MANILA -- The Department of Trade and Industry (DTI) said prices of goods are generally stable across the country, based on surveys done by the agency in key trading areas nationwide.
In a press briefing following the National Price Coordinating Council (NPCC) meeting Tuesday, DTI Secretary Ramon Lopez said the department has seen no dramatic increase in prices of goods as feared by consumers as an effect of the new Tax Reform for Acceleration and Inclusion (TRAIN) law.
“In general, what we are seeing is still a stable price,” said Lopez, who is also chairs the NPCC.
Aside from generally stable prices, particularly on basic commodities, some regions have prices even lower than the suggested retail prices (SRPs).
The DTI chief noted that there has been reported anecdotal price increase, but based on 500 surveyed retailers nationwide, prices were stable.
For instance, prices of canned sardines - except for one brand - did not increase. One brand, Lucky 7, has reduced its sardine products’ prices in some parts of the country, even below the SRP.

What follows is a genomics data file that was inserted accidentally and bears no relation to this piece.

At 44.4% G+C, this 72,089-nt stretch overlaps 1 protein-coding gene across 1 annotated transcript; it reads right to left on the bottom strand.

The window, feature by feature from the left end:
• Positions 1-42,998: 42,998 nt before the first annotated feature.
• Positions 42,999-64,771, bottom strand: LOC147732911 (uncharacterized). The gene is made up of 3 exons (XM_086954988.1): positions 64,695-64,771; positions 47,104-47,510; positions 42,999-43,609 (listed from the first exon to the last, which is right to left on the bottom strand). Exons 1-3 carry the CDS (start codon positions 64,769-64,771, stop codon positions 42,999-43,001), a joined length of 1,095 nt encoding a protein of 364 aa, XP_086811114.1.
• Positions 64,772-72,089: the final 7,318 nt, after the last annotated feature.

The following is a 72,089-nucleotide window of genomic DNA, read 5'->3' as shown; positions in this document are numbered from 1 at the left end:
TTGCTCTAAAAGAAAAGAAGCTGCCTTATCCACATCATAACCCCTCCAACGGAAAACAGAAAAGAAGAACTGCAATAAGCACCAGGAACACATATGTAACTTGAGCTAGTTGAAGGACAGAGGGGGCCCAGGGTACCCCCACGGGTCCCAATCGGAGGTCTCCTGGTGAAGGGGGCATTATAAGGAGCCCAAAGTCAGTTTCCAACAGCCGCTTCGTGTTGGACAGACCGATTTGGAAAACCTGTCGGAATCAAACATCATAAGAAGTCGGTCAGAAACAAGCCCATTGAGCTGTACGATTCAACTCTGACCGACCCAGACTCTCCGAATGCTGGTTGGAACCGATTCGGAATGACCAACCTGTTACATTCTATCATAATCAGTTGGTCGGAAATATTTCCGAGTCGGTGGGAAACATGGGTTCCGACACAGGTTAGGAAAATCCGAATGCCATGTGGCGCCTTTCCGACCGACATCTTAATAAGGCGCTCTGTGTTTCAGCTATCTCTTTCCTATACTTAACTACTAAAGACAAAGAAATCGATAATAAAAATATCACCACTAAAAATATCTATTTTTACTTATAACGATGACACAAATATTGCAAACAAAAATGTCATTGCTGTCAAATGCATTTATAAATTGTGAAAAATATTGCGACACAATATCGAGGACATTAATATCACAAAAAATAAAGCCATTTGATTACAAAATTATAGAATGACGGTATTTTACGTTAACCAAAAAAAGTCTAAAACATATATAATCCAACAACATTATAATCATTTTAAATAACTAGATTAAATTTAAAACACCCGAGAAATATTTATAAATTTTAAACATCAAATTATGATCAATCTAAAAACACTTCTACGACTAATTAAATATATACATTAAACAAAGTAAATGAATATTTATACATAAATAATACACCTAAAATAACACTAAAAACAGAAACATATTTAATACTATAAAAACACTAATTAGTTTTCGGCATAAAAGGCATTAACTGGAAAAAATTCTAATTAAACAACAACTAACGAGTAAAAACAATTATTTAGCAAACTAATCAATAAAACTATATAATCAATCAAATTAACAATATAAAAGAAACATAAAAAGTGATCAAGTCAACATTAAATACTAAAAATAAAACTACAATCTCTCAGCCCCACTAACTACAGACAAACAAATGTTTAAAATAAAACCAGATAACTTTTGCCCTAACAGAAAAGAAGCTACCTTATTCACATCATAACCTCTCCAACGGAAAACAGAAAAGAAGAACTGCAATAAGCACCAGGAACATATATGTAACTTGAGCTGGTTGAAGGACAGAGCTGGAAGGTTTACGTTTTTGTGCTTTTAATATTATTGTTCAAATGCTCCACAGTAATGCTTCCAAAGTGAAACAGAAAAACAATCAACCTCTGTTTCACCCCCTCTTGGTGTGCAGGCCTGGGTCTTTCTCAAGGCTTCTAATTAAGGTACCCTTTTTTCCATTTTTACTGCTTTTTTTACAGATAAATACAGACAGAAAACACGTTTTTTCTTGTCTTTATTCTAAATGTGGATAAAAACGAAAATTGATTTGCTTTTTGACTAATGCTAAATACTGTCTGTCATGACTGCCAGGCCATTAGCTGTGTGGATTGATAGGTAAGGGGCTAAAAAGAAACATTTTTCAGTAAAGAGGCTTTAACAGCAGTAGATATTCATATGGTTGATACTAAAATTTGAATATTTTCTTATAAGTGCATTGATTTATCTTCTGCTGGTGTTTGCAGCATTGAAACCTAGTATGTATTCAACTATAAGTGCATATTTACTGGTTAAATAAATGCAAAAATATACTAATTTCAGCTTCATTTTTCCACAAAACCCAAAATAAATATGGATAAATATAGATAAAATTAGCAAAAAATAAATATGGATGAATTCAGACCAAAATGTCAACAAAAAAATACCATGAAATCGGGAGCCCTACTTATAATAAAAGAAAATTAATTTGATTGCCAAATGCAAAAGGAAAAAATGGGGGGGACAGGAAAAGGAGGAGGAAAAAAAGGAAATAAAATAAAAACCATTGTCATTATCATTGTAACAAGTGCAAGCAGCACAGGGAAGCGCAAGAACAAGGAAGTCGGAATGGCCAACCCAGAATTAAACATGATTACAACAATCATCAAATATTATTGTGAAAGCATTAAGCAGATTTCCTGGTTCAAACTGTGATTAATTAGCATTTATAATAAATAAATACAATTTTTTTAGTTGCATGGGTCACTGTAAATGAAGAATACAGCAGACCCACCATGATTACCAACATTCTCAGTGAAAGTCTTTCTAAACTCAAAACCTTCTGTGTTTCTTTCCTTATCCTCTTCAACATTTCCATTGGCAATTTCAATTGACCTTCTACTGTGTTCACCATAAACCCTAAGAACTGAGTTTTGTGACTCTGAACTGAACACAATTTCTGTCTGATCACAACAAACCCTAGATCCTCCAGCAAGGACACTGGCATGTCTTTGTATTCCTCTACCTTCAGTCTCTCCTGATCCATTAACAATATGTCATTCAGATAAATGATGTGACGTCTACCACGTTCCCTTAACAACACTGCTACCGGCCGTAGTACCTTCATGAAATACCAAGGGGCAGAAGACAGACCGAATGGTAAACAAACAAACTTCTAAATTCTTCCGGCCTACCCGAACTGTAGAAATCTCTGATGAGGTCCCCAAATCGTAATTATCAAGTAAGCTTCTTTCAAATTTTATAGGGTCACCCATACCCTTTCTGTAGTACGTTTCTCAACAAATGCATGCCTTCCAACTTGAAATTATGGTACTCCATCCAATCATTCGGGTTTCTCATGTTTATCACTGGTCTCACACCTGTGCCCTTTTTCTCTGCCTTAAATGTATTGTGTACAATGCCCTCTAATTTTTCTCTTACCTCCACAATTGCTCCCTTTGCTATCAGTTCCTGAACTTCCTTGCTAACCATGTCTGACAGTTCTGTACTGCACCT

Prices of milk products, both processed and powdered, as well as coffee, were stable, according to Lopez.
No price hike was monitored for bread and instant noodles.
Flour prices were the same from last year at PHP730 for hard flour and PHP580 for soft flour per 25-kg. bag.
Cement prices were stable at PHP212 per 40-kg. bag.
Although, one manufacturer of canned sardines and meat informed DTI of its price increase due to movements in foreign exchange rate and higher cost tin plates used for cans and not the effect of TRAIN law, Lopez said.
Century Pacific Food, Inc., manufacturer of sardine brand 555, slightly increased its 155-gram canned sardines from PHP14.50 to PHP15. It also positions an increase of PHP1 to PHP2 per can of its Argentina products, but Lopez said the DTI sees the price hike to be at about PHP0.50 to PHP1 only.
Even for the price of rice, the DTI monitored a PHP1 to PHP3 increase per kg., compared to last year’s prices.
The top trade official, on the other hand, said the Department of Agriculture, DTI, and economic managers should discuss if rice should have an SRP, as suggested during a Congress hearing.
“The price of rice, it’s usually market driven. We’re operating always on market-based pricing. What we need is to keep an eye on profiteering moves,” Lopez said in Filipino. (PNA)
By Leslie Gatpolintan MANILA — Prices of commercial rice in the market have declined by as much as PHP5 per kilo and are likely to drop further by the end of month, giving some relief to consumers. “As projected, prices of commercial rice in the market have started to stabilize as harvests have...